Palestinian laborers in Israel face harsh, inhumane working conditions, with little to no protection of their rights. While the Israeli government has decreed a lockdown, asking Israelis to stay home, it is Palestinian workers that are supposed to keep the economy going.
Muhammad Al-Blaidi, the Secretary General of the Palestine New Federation of Trade Unions, explains that “amid the spread of COVID-19, the Israeli government gave an unemployment grant only to Israeli workers, where they can receive income without going to work, although in theory even Palestinian workers would have the right by law to get such a grant.” Israeli authorities instead declared that Palestinian workers would be allowed to remain at their place of work and away from home for up to two months during this crisis. There is no clear info about where they would stay and what kind of protection they would receive, or if they will be provided medical attention in case of sickness. Yet, the hundreds of workers who started to return to their homes before the end of the two-month period determined by the Israeli authorities, were struck by how their Israeli employers reneged on their obligations to secure them proper accommodations to mitigate the precariousness of the pandemic. According to Muhammed Al-Blaidi, “Israeli employers have not even provided Palestinians working during the pandemic with protection from the virus. Currently, Palestinian workers sleep in under-construction buildings and other overcrowded places.”
Places were Palestinian workers are forced to stay in in Israel
Workers are forced to continue their work with Israeli employers as rights such as ongoing payment of salaries during the COVID-19 crisis are simply not an option for them. Muhammed Al-Blaidi emphasizes that “a lot of Palestinian workers working in Israeli illegal settlements don’t get pay for their pension, vacation pay or paid sick days. Some of them are paid not for the number of hours they work, but for how much work they achieve.” Under these conditions, stopping to work means not having how to provide for livelihood for the family.
As the exploitation and negligence of protection from COVID-19 for the Palestinian workers continues, more Palestinian workers are being caught in the grip of the virus, almost on a daily basis. Few days ago, fifteen Palestinian workers working in a chicken factory in the illegal settlement of “Atarot” were tested positive for COVID-19. Seven of these infected workers went to their homes in their villages, which are Deir Al-Sudan, Shuqba, and Khirbet Al-Musbah and mixed with some people. The mistreatment of the Palestinian workers by the Israeli authorities endangers not only their lives but their families’, too. The increased number of people contracting the virus puts their lives and the lives of others in precarious conditions as the medical facilities for Palestinians enduring a long-lasting occupation are very limited. According to the fourth Geneva Convention, Israel as the occupying power has the obligation to guarantee the Palestinian people, as an occupied population, the needed healthcare, including protection from pandemics such as the COVID19. Yet, Israel, as a country well-known since its creation in 1948 for its discriminatory and apartheid practices against the occupied people, continues to trample over the Palestinian workers’ basic rights, the rights of the entire Palestinian people and the international law.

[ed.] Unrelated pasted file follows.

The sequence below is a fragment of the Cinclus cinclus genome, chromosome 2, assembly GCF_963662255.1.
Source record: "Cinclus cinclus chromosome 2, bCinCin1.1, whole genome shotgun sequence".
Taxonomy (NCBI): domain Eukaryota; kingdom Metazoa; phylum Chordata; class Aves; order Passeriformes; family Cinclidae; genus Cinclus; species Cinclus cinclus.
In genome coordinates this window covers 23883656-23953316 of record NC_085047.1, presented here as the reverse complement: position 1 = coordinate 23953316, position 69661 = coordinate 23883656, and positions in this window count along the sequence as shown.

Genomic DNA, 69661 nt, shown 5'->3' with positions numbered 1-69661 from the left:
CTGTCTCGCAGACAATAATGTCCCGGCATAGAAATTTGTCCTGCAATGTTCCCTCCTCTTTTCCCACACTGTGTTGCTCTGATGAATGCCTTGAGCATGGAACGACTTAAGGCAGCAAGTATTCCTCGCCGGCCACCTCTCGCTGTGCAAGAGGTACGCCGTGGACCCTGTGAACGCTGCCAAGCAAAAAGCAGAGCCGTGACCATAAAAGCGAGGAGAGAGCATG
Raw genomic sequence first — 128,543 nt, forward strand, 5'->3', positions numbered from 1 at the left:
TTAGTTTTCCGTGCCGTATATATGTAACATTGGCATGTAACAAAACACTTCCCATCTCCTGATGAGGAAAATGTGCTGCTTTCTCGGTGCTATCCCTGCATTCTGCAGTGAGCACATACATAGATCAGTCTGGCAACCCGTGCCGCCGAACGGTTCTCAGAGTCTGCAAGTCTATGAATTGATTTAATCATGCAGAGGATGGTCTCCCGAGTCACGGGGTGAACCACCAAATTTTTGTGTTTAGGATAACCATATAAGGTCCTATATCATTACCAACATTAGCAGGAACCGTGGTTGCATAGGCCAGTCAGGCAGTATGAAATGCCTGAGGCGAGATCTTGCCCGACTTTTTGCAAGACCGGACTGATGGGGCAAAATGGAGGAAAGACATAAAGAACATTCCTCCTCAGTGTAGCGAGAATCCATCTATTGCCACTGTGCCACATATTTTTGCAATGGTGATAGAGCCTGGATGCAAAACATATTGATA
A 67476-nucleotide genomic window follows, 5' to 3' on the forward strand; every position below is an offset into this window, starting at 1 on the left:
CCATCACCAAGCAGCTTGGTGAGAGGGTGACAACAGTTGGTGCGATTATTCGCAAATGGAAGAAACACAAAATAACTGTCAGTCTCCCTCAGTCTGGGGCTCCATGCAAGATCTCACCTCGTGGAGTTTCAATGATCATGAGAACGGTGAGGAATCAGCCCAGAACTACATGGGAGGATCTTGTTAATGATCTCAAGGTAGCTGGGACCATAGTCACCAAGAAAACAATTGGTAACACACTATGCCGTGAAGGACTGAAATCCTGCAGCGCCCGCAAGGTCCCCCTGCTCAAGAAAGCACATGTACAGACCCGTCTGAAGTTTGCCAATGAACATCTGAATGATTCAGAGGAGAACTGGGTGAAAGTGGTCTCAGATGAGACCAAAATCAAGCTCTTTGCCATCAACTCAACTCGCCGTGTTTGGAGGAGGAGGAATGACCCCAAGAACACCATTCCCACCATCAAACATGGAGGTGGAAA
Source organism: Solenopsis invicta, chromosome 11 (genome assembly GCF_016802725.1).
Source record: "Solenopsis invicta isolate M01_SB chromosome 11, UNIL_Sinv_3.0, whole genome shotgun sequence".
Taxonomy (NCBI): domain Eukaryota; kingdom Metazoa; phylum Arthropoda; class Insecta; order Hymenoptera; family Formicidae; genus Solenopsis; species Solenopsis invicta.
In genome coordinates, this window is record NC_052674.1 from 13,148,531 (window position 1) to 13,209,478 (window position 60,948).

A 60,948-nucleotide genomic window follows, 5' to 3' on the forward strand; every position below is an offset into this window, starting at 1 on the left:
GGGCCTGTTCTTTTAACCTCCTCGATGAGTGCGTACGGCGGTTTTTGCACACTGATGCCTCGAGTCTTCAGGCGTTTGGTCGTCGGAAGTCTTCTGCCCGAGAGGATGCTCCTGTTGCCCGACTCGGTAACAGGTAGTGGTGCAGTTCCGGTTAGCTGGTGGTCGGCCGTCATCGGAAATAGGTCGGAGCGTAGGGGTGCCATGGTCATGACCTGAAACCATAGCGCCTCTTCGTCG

Palestinian Workers: Shall They Stay at Home Healthy and Let their Families Starve?
While Israelis exploit the need of Palestinian workers for work providing them with nothing but troublesome working conditions, Palestinians accept such conditions embittered by the fact that staying at home might deprive their children of basic needs, like subsistence. The Israeli occupation’s systematic apartheid and settler colonial practices exploit Palestinians’ natural resources and have made hundreds of thousands of them lose their land, which used to be a main source of income. The economic treaties between the Palestinians National Authority and Israel; mainly, the Paris Protocols have also made the Palestinian economy crippled depending heavily on the Israeli one. The splintering of the Palestinian economy has forced hundreds of thousands of Palestinian men, women and children to seek work in Israeli companies, including in the illegal settlements, as cheap wage-laborers without the minimum rights respecting their humanity as a way out of the high rates of unemployment in the Occupied West Bank, which increased after the pandemic.